She ran to the bathroom, banding her hair into a short tail, using the mirror to pin the loose ends into place. Damn it. It’s three minutes until noon. Grabbing the pink toothbrush from the cup, she scrubbed the knotty film of cotton batting wrapped around her teeth, spitting into the sink.
Fuck fuck fuck. Why am I’m so fucking hungry all of a sudden? she thought. Did I even eat today? She swiped a jar of peanut butter from the cupboard, on her way through the kitchen, plucking a small silver spoon from the drawer, tarnished and streaked from the dishwasher. Her mom was not happy about that. I ain’t got time for that shit, hand washing silver! she told her. And I’m not saving ‘the good stuff’ for a rainy day. I could be dead by then!
Jules believed in the now. She believed in eating off the china and using the silver her mother insisted she have, ‘Just in case,’ she said as she unpacked it in Jules’ apartment cupboards. If Jules owned any diamonds (she didn’t), she’d wear them everyday too for no reason. She made it past forty and wasn’t dead. In her mind, that was reason enough.
Sitting down at her laptop, jamming the spoon into the peanut butter, and shoving it in her mouth, she saw it was two minutes past noon. Late, but I’m close. Jesus, I still have my pajamas on. God, she thinks to herself, This must be how single parents feel. Completely strung out, as frayed as a peel of dried bark, severed by a lightening bolt. Like every goddamn day. And for years at a time. Decades even!
Oh, don’t worry, her mom said. You’ll never have kids. You’re not even married at this point, and you’re already…30…so…Well, I mean, she said laughing, stroking Jules hair with affection, or condescension, Jules was never sure, You can barely take care of yourself after all!
She had resented the rebuff then, but lately had wondered. Maybe her mom was right all along. In her defense, Jules thought, their lives had been very different. How could either of them really know what it was like for the other person? The fact was, her mom grew up like a prized Persian cat in an upper class British family, and Jules’ own childhood in Woodstock, Vermont was more like the actual event in New York State long before she was even born. She grew up roaming the neighbourhood like an untethered dog, free to go where she wished, and she did.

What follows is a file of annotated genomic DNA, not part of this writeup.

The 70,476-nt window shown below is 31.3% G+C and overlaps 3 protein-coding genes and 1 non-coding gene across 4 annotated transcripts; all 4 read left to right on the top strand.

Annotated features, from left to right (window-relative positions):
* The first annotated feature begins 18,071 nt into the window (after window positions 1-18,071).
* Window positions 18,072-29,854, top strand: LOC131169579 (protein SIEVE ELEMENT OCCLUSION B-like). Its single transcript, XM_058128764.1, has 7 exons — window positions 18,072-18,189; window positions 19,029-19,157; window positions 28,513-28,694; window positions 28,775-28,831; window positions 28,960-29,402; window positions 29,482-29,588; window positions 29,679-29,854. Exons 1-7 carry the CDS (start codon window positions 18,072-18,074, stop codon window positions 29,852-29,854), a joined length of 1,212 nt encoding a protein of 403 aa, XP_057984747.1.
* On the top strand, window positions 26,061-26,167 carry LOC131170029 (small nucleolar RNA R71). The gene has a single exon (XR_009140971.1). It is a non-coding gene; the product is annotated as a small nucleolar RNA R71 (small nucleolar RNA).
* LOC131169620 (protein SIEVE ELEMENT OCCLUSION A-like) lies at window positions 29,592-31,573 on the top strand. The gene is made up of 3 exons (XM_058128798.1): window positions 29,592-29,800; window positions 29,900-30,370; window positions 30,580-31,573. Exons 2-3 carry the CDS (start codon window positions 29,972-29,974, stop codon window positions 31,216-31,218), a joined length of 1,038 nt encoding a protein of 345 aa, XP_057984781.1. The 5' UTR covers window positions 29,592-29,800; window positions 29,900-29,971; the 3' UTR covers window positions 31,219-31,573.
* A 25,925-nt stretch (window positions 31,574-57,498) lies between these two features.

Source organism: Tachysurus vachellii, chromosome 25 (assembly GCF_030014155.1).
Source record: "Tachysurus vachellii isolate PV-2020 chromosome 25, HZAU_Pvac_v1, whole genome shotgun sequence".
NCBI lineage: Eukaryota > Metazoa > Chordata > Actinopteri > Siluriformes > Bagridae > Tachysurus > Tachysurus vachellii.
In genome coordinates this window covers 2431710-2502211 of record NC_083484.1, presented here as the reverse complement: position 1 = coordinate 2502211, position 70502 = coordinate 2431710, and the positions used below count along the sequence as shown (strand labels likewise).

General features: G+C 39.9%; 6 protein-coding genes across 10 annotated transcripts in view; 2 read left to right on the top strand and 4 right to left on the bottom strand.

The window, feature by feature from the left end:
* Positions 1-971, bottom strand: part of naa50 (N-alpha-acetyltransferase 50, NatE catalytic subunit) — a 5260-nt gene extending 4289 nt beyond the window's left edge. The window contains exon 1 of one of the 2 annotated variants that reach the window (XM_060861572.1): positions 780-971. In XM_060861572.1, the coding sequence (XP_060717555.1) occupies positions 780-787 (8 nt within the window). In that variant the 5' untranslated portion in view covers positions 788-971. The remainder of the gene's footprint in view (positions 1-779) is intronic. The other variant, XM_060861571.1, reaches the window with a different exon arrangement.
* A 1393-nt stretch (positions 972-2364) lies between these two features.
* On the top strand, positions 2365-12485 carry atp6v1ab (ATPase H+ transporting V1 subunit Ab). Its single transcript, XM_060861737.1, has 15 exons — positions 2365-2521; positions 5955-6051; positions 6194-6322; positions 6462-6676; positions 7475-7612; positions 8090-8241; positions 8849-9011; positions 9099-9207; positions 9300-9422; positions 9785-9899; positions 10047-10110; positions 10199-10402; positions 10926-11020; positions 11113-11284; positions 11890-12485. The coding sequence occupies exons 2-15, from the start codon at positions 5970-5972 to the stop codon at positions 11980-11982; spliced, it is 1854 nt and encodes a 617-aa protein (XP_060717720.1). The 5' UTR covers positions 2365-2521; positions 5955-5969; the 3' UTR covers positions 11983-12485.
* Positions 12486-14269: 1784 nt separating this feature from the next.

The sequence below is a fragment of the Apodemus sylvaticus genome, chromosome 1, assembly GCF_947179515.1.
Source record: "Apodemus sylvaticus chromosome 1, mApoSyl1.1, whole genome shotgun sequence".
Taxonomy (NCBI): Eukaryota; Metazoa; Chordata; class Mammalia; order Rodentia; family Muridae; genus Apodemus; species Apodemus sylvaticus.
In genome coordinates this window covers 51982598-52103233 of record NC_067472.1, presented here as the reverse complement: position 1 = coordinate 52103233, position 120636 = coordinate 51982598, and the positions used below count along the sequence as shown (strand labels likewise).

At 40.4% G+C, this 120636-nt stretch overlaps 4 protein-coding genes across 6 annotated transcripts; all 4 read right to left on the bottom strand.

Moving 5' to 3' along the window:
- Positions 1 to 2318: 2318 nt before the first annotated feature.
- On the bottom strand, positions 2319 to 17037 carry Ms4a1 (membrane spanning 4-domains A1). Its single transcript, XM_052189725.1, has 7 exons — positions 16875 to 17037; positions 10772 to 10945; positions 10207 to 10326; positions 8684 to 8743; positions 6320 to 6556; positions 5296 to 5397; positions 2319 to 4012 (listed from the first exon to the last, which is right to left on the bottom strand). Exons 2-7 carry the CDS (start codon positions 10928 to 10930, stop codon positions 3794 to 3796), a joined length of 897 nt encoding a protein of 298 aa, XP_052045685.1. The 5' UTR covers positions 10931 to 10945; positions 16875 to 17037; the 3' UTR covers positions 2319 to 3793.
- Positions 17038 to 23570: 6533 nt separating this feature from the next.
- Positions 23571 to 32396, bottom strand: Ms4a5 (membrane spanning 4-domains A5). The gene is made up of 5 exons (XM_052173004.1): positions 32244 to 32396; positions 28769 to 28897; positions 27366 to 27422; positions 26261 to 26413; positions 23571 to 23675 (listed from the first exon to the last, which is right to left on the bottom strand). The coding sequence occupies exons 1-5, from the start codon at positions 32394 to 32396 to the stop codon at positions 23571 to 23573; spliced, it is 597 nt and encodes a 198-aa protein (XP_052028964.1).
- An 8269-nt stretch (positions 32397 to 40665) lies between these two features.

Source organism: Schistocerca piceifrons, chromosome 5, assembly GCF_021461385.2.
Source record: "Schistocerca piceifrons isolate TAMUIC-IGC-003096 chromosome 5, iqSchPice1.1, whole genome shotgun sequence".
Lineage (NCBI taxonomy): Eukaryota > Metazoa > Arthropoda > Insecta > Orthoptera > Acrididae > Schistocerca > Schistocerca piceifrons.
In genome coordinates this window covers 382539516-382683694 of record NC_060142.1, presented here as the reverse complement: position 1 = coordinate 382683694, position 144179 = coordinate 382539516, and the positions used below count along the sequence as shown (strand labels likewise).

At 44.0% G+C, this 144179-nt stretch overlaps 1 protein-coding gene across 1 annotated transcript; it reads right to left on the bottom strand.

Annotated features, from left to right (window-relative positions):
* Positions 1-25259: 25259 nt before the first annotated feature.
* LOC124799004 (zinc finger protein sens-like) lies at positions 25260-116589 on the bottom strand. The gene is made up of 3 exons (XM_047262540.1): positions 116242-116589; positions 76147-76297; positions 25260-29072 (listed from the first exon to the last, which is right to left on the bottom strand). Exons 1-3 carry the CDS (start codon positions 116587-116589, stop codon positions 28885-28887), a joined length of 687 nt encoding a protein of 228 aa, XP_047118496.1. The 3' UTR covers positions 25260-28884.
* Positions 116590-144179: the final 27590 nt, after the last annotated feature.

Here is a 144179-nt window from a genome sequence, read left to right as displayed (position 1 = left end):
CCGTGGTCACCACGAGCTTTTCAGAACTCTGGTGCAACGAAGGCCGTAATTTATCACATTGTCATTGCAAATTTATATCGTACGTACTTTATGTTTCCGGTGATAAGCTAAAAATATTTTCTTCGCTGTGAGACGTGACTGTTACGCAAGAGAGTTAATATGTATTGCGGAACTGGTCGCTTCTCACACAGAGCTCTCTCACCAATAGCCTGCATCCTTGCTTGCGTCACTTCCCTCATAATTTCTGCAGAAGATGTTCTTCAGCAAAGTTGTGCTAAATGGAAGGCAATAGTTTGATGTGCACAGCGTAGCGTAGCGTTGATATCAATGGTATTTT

She was sure her mother regretted buying the pink bike with the tassels on the handlebars, Jules ‘freedom ride,’ but then again, Jules’ mom resented her father for dragging her to that God-forsaken countryside up the north in the first place, where etiquette was not recognised, let alone prized. Her string of pearls worn every day was all for nothing. As a teenager, whenever Jules felt particularly prickly towards her mother, she’d spit, “How are we even related? Did you take pity on the poor, unwed mother, your age, who followed you around, cleaning up after you in your own house? Was that it?”
Her mother would shake her head and cluck at these accusations, wondering how indeed did this anomaly spring from her loins? This unkept, wild child of hers, unmoored like a sailboat thrashing on the high seas. She kept trying to tame her daughter’s edges, but this was exactly how Jules liked it. Reckless, her mother thought.
Swallowing a spoonful of peanut butter, Jules counted. Day five. The foster dog had lived with her for only five days. Now her own badinga had a fat shadow that following it around. Popper was black, swirled with patches of merle, short pointy ears on a squarish head. His neck was so cresty he resembled a foundered Shetland pony, green at the gills from hoovering his own weight in spring grass. His torso, wide like a fishing boat, looked as if he had swallowed a baby buffalo whole in a single bite, bulging like a squirrel’s cheek hiding a nut for a cold winter’s day. It was as if the buffalo’s thick coat oozed out of his every pore, big tufts of curly hair busting through his own puffer of down.